Banksy's Dismaland theme park Seaworld-like attraction. Christopher Jobson for Colossal

Banksy’s Dismaland theme park Seaworld-like attraction. Christopher Jobson for Colossal

Banksy's tanker truck disaster at Dismaland. Yui Mok / PA WIRE

Tanker truck disaster in Banksy’s Dismaland theme park. Yui Mok / PA WIRE

Grim reaper on bumper cars at Banksy's Dismaland theme park. Yui Mok / PA WIRE

Grim reaper on bumper cars at Banksy’s Dismaland theme park. Yui Mok / PA WIRE

Radio controlled refugee boat game at Banksy's Dismaland theme park. Yui Mok / PA WIRE

Radio controlled refugee boat game at Banksy’s Dismaland theme park. Yui Mok / PA WIRE

Pigeon hazard at Banksy's Dismaland theme park. Yui Mok / PA WIRE

Pigeon hazard at Banksy’s Dismaland theme park. Yui Mok / PA WIRE

Banksy’s theme? According the BBC he said, “”I guess you’d say it’s a theme park whose big theme is ‘theme parks should have bigger themes’.”

Read more about what Banksy describes as a “family theme park unsuitable for children” at BBC.com and at Huffington Post.


Inside the Center for Tactical Magic

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Filed under: Art Pranks, Creative Activism, Culture Jamming and Reality Hacking, Pranksters, The History of Pranks, The Prank as Art

Here’s a rare glimpse behind the enigma of the legendary Center for Tactical Magic as founder Aaron Gach shares his background, philosophy, and success stories in this interview with Regine Debatty.


“Interview with The Center for Tactical Magic”
by Regine Debatty
We Make Money Not Art
August 14, 2015

The Center for Tactical Magic uses any craft and scheme available, from the most magical to the most pragmatic, to address issues of power relations and self-empowerment.

At the CTM we are committed to achieving the Great Work of Tactical Magic through community-based projects, daily interdiction, and the activation of latent energies toward positive social transformation.

Tactical Ice Cream Unit

CTM’s work combines appealing aesthetics, humour and language with actions that invite people to think, question and reclaim their civil rights. Their most famous project is the Tactical Ice Cream Unit, a truck distributing free ice cream along with propaganda developed by local progressive groups. Another of their initiative saw them launch a bank heist contest. And a year before that, they responded to New York’s stop-and-frisk policy by screening Linking & Unlinking on a digital billboard in Manhattan. The billboard showed amateur footage demonstrating how to pick a pair of handcuffs, magicians performing a classic magic trick called “linking rings“, while a text from the American Civil Liberties Union was scrolling down and explaining passersby what their rights were if they were stopped by the police. In 2013, they set up big Witches’ Cradles that evoke the Inquisition and enveloped people into an altered state (of consciousness, or an altered political state). Most recently, Gach directed and performed a radical magic show which drew parallels between magic acts and contemporary issues such as economic manipulation, political deception, vanishing resources, and social transformation.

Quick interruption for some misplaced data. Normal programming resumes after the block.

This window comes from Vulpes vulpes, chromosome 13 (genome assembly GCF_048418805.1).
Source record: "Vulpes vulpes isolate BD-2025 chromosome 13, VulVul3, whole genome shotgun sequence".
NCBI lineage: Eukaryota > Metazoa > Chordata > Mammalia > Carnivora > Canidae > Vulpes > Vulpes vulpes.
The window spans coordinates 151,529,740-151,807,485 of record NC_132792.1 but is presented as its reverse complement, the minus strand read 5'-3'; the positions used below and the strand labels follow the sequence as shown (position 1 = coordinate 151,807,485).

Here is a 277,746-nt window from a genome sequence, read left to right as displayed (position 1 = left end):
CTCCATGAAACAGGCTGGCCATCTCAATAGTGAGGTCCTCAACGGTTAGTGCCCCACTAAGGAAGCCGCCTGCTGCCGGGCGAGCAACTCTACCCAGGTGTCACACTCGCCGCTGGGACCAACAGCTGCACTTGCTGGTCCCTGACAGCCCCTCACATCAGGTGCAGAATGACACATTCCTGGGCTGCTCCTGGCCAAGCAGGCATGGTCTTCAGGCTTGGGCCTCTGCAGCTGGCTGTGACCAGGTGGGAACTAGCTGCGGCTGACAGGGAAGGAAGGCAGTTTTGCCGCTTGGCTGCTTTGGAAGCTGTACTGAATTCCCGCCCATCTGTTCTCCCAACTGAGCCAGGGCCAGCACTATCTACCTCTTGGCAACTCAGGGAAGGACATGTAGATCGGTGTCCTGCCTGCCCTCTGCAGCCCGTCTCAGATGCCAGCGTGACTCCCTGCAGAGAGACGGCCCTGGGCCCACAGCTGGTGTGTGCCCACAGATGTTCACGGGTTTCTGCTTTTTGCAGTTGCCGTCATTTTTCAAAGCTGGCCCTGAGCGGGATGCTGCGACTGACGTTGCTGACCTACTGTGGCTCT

Read the interview here.


John Law Reminisces with Broke-Ass Stuart

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Filed under: Culture Jamming and Reality Hacking, The History of Pranks, The Prank as Art

An Interview With John Law on ‘The Kinda Late Show with Broke-Ass Stuart’
by E.D.W. Lynch
Laughing Squid
March 9, 2015

Broke-Ass Stuart interviews Laughing Squid partner John Law about his adventures in the San Francisco underground including The San Francisco Suicide Club, Cacophony Society and Burning Man on a live episode of The Kinda Late Show with Broke-Ass Stuart.

Watch the video:

Art of the Hoax – Joey Skaggs on PRI

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Filed under: Creative Activism, Definitions, Media Literacy, The Prank as Art, What Makes a Good Prank?, Why Do a Prank?

Jester_waitscmMarch 30, 2014: Pranks and Hoaxes, produced by Wisconsin Public Radio and distributed by Public Radio International, presents an interview with Joey Skaggs called Art of the Hoax – Joey Skaggs.

Listen here

Announcing RE/Search Pubs “Pranks 2” eBook

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Filed under: The History of Pranks, The Prank as Art

From V. Vale of RE/Search Pubs:


The iconic, game changing Pranks 2 book, published by RE/Search, is now available for epub (ipad), Kindle Fire, and online “cloud” reading. Somewhat still in BETA, the cost is $9.99.

RE-SearchPranks2-425

To purchase, click on the link or the image and then toggle the menu navicon in the upper left corner.

For more information:

  • PRANKS 2, on RE/Search Pubs website
  • PRANKS 2: Reviews, various publications
  • RE/Search: Pranks 2, Laughing Squid
  • The Golden Age of the Cockroach

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    Filed under: The History of Pranks, The Prank as Art

    Spoiler alert! According to author John Reed, Joey Skaggs’ Metamorphosis: Cockroach Vitamin Pill hoax headlines the Golden Age…


    The Golden Age of the Cockroach